Symbolic links allow you to use one main folder as a source of organization, then have a shortcut version of the folder be created somewhere else. (Sometimes programs can’t read files/folders if you create a “shortcut”, so this is where a symbolic link will allow a program see the proper file path of that file/folder to be used).
I do not recommend this symbolic link approach anymore. I just decided to keep one main copy backed up in my custom music folder, then copy/paste that folder back into my FL Studio user files in Documents when needed… like when switching to a new computer, or if I formatted an old computer and was getting FL Studio set up again..
My main reason for wanting to use symbolic links back in the day was to keep the Plugin database in sync across multiple computers and organize my vsts.. and this approach did work, but over time it can get messy as I really don’t know command line enough to know what’s REALLY going on.. 😁
And I realized.. I only have three folders I’m mainly concerned with:
- Plugin database (important for your workflow of your favorite plugins)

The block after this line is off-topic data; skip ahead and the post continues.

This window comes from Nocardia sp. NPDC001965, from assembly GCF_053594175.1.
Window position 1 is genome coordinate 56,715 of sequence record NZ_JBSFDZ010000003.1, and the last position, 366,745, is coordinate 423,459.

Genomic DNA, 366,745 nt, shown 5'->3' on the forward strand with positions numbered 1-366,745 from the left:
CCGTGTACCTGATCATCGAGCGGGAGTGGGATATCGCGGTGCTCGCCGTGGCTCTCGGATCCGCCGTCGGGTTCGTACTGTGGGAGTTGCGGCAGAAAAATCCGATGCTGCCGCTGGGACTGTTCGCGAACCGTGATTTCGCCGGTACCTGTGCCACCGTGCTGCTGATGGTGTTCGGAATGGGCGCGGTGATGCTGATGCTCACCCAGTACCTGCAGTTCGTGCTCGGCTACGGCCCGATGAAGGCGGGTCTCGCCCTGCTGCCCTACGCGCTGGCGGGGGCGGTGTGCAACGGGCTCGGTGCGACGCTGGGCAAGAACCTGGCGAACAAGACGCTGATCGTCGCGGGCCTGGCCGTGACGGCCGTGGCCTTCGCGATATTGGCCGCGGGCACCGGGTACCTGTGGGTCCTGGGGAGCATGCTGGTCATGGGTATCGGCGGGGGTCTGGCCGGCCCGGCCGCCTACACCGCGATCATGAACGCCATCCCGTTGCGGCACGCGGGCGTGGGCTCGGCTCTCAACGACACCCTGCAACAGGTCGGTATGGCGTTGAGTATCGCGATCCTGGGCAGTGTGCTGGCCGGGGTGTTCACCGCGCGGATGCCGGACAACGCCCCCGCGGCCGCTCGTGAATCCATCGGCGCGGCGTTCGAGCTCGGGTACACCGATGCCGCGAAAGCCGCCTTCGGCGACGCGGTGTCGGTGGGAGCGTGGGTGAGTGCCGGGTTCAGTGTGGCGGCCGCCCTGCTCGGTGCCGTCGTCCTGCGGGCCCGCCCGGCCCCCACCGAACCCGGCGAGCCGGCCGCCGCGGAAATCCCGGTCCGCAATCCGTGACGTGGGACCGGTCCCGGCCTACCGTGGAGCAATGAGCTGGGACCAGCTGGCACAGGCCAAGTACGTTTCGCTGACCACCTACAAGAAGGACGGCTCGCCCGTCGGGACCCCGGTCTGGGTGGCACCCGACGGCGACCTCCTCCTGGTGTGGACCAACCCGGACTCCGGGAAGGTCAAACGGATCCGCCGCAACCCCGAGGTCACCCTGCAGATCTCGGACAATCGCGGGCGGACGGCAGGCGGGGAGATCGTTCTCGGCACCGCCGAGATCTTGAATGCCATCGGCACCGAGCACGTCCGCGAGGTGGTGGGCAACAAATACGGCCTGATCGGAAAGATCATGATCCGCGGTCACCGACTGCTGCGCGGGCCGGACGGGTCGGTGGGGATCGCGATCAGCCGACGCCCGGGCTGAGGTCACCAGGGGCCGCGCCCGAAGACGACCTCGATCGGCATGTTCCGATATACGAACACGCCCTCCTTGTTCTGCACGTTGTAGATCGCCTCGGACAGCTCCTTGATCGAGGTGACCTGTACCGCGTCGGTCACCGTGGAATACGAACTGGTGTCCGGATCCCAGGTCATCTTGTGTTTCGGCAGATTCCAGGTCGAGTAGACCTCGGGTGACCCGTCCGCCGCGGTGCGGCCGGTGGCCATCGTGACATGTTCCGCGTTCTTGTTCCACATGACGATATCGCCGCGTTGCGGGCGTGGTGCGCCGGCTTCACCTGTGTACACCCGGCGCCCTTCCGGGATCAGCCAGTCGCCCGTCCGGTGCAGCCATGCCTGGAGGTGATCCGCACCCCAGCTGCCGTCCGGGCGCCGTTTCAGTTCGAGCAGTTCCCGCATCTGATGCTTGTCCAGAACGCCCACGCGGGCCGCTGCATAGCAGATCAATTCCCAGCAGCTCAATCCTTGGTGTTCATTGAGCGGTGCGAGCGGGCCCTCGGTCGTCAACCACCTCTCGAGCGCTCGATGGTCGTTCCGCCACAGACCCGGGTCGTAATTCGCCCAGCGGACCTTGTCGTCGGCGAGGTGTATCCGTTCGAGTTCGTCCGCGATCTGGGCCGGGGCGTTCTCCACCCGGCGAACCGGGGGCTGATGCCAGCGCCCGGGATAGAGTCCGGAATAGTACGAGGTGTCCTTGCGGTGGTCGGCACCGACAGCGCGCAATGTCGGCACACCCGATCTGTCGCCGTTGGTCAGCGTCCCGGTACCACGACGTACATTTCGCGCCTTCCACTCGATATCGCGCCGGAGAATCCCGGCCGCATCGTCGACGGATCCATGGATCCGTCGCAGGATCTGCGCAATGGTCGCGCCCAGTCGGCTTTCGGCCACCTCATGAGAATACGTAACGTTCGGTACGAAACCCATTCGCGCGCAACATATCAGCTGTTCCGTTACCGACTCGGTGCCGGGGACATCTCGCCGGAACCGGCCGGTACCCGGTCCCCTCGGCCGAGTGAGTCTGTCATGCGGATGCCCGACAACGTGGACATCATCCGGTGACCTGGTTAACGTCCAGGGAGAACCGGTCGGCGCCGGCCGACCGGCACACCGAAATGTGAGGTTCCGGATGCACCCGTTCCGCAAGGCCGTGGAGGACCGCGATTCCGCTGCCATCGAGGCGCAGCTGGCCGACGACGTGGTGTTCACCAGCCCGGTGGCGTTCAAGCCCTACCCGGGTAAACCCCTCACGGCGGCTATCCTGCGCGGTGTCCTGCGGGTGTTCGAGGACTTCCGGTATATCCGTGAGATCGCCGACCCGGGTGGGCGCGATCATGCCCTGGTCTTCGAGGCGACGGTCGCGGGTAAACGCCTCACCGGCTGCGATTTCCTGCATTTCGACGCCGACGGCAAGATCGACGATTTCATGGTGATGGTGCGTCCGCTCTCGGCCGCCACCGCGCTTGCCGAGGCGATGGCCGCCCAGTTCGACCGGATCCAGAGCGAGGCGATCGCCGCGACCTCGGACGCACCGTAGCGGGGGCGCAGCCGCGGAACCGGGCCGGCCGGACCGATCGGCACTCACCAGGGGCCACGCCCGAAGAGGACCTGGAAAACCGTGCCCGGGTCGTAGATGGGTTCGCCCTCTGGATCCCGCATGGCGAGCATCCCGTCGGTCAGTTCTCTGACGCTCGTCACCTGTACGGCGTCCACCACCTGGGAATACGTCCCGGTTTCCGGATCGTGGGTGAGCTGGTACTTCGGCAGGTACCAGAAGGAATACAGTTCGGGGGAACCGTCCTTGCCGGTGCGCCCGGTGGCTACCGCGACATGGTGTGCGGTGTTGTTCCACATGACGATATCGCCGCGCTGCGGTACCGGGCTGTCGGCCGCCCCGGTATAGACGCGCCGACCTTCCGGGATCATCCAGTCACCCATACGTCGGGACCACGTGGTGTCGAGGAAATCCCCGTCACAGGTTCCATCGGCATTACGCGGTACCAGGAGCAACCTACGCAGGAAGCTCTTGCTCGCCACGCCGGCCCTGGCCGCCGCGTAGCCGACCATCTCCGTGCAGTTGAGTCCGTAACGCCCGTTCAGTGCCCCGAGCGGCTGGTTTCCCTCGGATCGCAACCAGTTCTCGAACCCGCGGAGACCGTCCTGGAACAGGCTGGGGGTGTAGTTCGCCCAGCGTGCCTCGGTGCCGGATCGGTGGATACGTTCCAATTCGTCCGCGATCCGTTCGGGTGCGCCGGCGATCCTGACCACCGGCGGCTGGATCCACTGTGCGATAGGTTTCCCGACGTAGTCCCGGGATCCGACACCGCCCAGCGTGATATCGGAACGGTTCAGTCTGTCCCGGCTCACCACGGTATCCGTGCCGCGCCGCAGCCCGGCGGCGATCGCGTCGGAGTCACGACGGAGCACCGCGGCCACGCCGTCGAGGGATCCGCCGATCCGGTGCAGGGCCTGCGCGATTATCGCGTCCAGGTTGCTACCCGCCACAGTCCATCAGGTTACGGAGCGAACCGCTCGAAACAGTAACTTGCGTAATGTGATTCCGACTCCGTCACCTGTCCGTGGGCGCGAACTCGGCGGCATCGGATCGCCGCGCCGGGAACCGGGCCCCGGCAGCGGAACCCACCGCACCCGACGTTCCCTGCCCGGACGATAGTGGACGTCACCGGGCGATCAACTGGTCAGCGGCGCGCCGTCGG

- Settings -> Hardware (MIDI Scripts)
- Projects -> Templates (Check out my FL Studio Premium Template!)
So as you can see, if I reinstall FL Studio on a new computer every maybe 5 years, it’s very easy to copy over from my main version, as I really like my custom music folder organization approach in FL Studio.. it allows me to be really flexible and still use FL Studio powerfully.
You can read about backing up in FL Studio here.
I’d recommend do not use symbolic links in FL Studio unless you know what you are doing.
It can be confusing because they are not a source of backup, and if anything happens, or gets moved in the wrong way, things can break easily.
If you don’t have tons of files that need to be imported into FL Studio’s Document user files, this copy and paste approach is really easy to use.
You can also learn about fixing duplicate images in the Plugin database.